Hereso/Boat- Probably… dammit!

    Bob- Good point!

    WSF- LOL, oh hell yes!

  6. Guns are like any investment, very fluid in value. And sometimes nothing makes sense. Angus McThag was muttering about how there’s a collector’s/user’s run on Lorcin .25ACPs, possibly the worst gun in a maligned (some for good reason) caliber.

    As usual, what is up now in price will, if you all have my luck, be fallen significantly when it comes time to cash in. If you’re allowed to.

    Then again, as long as you have the corresponding stash of ammo and parts for your investment guns, at least they’ll serve as something useful if the nation goes to pot.

    You DO have ammo and basic pieces-parts for each gun, right? Otherwise it’s just a sculpture in metal, wood and plastic that few will want.

  7. I have to say that I am reluctant to have my insurance company know the contents of my gun-safe … the quantity, the value, or the specific items. I don’t think it’s paranoid, at this point, to assume that information would, ultimately, be used against me. Even if it were “merely” to cancel my insurance.

  8. I recall having a conversation with somebody who was “investing” in Beanie Babies.

    My arguments were not my own. I stole them from somebody else.

    The main point is that for something to be “collectible” it had to be fabricated from materials that withstood time. You don’t see too many vintage ice sculptures being auctioned off for thousands of dollars, do you.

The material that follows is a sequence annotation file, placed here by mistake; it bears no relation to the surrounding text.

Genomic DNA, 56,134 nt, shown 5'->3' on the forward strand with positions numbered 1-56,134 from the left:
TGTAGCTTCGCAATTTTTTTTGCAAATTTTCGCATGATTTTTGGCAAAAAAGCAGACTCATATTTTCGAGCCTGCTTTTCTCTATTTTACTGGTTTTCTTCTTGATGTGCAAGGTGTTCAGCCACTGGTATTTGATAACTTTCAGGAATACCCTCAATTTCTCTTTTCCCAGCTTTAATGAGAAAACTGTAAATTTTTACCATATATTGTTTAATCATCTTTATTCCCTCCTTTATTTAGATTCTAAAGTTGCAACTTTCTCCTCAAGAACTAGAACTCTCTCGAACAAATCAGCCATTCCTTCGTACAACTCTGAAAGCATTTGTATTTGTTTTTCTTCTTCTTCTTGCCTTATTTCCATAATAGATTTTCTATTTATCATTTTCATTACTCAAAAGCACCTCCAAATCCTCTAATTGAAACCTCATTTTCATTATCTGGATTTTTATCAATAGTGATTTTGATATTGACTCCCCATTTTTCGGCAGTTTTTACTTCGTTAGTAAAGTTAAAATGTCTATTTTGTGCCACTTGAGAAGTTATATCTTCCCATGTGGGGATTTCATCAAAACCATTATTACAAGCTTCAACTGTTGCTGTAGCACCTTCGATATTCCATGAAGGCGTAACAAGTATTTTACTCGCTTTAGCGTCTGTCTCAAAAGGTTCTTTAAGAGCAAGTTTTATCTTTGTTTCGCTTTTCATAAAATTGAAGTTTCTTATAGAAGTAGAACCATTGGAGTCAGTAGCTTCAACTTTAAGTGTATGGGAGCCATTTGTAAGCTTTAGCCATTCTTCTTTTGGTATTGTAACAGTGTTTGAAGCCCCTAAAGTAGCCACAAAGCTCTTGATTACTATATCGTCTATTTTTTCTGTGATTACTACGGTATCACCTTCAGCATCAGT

Sadly, for that person, the issue was spot-on. Poorly sewn, cheap fabric is not something that ages well.

    Later, I had a co-worker who had an entire collection of every Disney released animated film. Little did I know that there were a dozen variants of Snow White (for instance). They were on VHS tape. She was SURE they would be worth millions of dollars in a decade. She was impervious to the logic that VHS mag tape is not a medium that is treated gently by time.

    She, too, lost her hindmost on “collectibles”.

    Whatever else you say about firearms, there are thousands and thousands of examples of +100 year specimens that can still spit lead and put meat on the table.

  9. Beans- Yes I do. 🙂 Mine aren’t ‘collectables’ in my mind…

    Uncle K- Mine is just a ‘value’ no specifics on my rider.

    ERJ- Excellent point!

  10. I was at a show once and saw an M1 Carbine that was pristine.
    Paratroop model.
    I figured that at that price it had to be a knock off.
    Stupid me.
    At that price, I should have bought it anyway.

  11. There are a few bolt-action rifles, in European calibers, still relatively cheap.
    The story is a bit different with pistols, though. Police and military trade-ins and surplus happen fairly often.
    Anyone who is interested should check out one of the reputable firearms vendors online, such as Classic Firearms and AIM Surplus; there are others. Check their inventory often, and if they get a shipment in, BUY IMMEDIATELY. That’s the only way you’ll be able to get sub-$500 pistols in the open market.

  12. I have more of a “bunker mentality” I admit. I don’t see “investments” in the same way that most people do. I see these items (gold, silver, and other ‘tools’) as a last ditch go-to materiel, not to be touched or traded, but to be “forgotten” until a day arrives when they will be my sole means of surviving. When life gets spicy (which it looks like might happen soon), only then will I dig into that stash.

  13. Pat- Good point.

    Bill- You’re not the only one that looks at things that way…Trust me…